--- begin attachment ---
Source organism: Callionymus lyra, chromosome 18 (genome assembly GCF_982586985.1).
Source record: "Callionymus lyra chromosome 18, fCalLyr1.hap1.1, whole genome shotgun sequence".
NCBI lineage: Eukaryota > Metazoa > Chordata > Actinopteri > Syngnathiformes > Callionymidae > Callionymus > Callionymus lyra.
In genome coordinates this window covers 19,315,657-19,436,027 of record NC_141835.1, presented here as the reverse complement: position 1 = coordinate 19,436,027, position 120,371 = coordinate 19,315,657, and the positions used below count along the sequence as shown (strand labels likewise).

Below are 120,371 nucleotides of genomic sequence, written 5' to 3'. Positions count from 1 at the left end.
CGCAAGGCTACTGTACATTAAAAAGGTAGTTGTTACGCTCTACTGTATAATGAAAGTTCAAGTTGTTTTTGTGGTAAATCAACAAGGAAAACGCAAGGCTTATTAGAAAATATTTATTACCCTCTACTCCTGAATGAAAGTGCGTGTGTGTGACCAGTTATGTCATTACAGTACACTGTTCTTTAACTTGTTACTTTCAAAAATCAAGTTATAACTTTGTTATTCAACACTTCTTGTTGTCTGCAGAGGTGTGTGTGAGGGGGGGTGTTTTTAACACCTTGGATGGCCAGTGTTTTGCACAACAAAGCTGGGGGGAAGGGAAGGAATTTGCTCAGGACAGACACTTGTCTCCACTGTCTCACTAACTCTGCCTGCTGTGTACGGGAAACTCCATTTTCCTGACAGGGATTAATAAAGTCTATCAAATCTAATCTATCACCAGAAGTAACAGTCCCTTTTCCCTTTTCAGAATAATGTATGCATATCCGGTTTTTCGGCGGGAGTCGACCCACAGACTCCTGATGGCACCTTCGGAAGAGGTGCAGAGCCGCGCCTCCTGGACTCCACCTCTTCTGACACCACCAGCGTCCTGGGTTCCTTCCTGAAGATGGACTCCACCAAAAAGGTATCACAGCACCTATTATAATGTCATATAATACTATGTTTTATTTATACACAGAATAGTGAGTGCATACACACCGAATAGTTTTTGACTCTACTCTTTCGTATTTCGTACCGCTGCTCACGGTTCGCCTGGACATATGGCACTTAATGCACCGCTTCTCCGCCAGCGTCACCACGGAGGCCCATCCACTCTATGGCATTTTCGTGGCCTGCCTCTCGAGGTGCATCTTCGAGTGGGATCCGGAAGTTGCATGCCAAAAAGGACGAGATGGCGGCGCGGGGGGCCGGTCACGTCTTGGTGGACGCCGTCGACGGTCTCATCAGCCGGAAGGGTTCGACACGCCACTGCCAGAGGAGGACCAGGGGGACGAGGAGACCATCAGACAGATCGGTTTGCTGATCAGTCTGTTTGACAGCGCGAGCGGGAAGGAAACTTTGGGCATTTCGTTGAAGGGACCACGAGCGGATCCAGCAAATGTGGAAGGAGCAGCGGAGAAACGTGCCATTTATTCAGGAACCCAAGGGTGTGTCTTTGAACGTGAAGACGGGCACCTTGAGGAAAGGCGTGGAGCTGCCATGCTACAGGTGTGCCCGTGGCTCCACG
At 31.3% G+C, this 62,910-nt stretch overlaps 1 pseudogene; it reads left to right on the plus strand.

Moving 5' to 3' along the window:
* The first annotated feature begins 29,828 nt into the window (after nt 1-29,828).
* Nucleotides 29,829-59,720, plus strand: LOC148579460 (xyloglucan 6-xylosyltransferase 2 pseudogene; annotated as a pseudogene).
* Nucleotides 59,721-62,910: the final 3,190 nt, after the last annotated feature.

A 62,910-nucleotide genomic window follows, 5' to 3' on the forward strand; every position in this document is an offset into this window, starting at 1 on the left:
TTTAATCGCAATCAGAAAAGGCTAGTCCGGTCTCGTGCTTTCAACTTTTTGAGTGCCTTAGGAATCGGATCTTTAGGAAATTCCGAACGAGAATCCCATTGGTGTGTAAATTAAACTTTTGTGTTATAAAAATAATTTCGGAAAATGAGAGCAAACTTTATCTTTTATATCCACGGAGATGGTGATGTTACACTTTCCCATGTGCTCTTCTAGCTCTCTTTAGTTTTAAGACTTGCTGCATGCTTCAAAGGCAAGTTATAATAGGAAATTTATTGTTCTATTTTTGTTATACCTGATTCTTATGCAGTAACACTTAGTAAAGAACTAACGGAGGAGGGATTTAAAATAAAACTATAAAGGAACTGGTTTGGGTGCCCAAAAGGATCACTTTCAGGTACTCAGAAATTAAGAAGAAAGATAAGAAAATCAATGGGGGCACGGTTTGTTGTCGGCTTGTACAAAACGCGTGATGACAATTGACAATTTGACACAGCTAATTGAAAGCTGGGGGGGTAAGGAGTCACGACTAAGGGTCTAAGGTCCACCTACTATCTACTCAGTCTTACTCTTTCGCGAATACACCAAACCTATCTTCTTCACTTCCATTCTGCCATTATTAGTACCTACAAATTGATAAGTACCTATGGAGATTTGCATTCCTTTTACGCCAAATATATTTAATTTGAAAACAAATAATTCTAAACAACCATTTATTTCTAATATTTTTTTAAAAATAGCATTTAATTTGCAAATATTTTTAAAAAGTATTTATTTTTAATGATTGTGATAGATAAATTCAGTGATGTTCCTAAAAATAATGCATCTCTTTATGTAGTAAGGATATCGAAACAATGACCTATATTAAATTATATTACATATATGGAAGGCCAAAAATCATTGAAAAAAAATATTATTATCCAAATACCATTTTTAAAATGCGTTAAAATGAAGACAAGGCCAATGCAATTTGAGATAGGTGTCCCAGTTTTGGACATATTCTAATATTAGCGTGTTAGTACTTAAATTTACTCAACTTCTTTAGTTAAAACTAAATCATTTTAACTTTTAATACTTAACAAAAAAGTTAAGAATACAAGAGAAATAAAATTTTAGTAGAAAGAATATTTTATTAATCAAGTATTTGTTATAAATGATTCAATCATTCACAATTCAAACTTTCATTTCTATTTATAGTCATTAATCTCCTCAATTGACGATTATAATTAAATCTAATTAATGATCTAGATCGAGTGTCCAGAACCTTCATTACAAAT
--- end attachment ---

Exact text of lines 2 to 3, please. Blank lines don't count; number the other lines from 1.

Source record: "Callionymus lyra chromosome 18, fCalLyr1.hap1.1, whole genome shotgun sequence".
NCBI lineage: Eukaryota > Metazoa > Chordata > Actinopteri > Syngnathiformes > Callionymidae > Callionymus > Callionymus lyra.